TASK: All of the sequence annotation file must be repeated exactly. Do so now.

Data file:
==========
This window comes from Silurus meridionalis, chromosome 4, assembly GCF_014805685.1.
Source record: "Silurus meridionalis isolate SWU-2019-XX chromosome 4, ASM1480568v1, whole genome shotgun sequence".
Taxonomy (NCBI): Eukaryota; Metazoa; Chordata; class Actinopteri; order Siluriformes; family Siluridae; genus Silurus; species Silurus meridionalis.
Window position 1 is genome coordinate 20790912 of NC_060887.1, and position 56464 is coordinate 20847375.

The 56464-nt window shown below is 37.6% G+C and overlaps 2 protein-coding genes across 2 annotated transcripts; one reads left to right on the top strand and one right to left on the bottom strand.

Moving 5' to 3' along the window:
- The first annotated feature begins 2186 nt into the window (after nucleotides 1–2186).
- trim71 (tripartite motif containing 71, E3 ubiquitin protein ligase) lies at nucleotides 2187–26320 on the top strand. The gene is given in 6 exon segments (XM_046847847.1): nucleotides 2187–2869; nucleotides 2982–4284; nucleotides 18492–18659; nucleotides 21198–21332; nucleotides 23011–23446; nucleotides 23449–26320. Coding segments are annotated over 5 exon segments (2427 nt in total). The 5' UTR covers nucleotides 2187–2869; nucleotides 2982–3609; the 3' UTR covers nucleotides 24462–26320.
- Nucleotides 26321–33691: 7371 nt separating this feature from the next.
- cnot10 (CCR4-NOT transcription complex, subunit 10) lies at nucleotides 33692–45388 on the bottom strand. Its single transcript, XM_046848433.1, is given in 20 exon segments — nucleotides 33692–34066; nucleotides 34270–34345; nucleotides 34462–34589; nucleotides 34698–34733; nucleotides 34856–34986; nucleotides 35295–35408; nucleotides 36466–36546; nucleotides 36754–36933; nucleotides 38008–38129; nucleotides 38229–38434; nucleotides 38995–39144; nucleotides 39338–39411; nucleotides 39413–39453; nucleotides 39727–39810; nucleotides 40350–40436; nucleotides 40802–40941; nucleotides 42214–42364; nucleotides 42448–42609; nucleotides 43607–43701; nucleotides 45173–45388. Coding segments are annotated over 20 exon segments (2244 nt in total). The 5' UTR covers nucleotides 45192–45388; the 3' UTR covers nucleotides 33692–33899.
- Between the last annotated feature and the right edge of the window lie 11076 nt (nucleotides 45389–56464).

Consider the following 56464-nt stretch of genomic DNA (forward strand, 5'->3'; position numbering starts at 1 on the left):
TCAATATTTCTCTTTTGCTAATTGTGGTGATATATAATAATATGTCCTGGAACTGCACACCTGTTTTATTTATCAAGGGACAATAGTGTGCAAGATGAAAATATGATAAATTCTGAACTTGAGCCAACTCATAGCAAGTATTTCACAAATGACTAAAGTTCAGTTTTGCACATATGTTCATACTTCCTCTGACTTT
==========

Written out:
This window comes from Silurus meridionalis, chromosome 4, assembly GCF_014805685.1.
Source record: "Silurus meridionalis isolate SWU-2019-XX chromosome 4, ASM1480568v1, whole genome shotgun sequence".
Taxonomy (NCBI): Eukaryota; Metazoa; Chordata; class Actinopteri; order Siluriformes; family Siluridae; genus Silurus; species Silurus meridionalis.
Window position 1 is genome coordinate 20790912 of NC_060887.1, and position 56464 is coordinate 20847375.

The 56464-nt window shown below is 37.6% G+C and overlaps 2 protein-coding genes across 2 annotated transcripts; one reads left to right on the top strand and one right to left on the bottom strand.

Moving 5' to 3' along the window:
- The first annotated feature begins 2186 nt into the window (after nucleotides 1–2186).
- trim71 (tripartite motif containing 71, E3 ubiquitin protein ligase) lies at nucleotides 2187–26320 on the top strand. The gene is given in 6 exon segments (XM_046847847.1): nucleotides 2187–2869; nucleotides 2982–4284; nucleotides 18492–18659; nucleotides 21198–21332; nucleotides 23011–23446; nucleotides 23449–26320. Coding segments are annotated over 5 exon segments (2427 nt in total). The 5' UTR covers nucleotides 2187–2869; nucleotides 2982–3609; the 3' UTR covers nucleotides 24462–26320.
- Nucleotides 26321–33691: 7371 nt separating this feature from the next.
- cnot10 (CCR4-NOT transcription complex, subunit 10) lies at nucleotides 33692–45388 on the bottom strand. Its single transcript, XM_046848433.1, is given in 20 exon segments — nucleotides 33692–34066; nucleotides 34270–34345; nucleotides 34462–34589; nucleotides 34698–34733; nucleotides 34856–34986; nucleotides 35295–35408; nucleotides 36466–36546; nucleotides 36754–36933; nucleotides 38008–38129; nucleotides 38229–38434; nucleotides 38995–39144; nucleotides 39338–39411; nucleotides 39413–39453; nucleotides 39727–39810; nucleotides 40350–40436; nucleotides 40802–40941; nucleotides 42214–42364; nucleotides 42448–42609; nucleotides 43607–43701; nucleotides 45173–45388. Coding segments are annotated over 20 exon segments (2244 nt in total). The 5' UTR covers nucleotides 45192–45388; the 3' UTR covers nucleotides 33692–33899.
- Between the last annotated feature and the right edge of the window lie 11076 nt (nucleotides 45389–56464).

Consider the following 56464-nt stretch of genomic DNA (forward strand, 5'->3'; position numbering starts at 1 on the left):
TCAATATTTCTCTTTTGCTAATTGTGGTGATATATAATAATATGTCCTGGAACTGCACACCTGTTTTATTTATCAAGGGACAATAGTGTGCAAGATGAAAATATGATAAATTCTGAACTTGAGCCAACTCATAGCAAGTATTTCACAAATGACTAAAGTTCAGTTTTGCACATATGTTCATACTTCCTCTGACTTT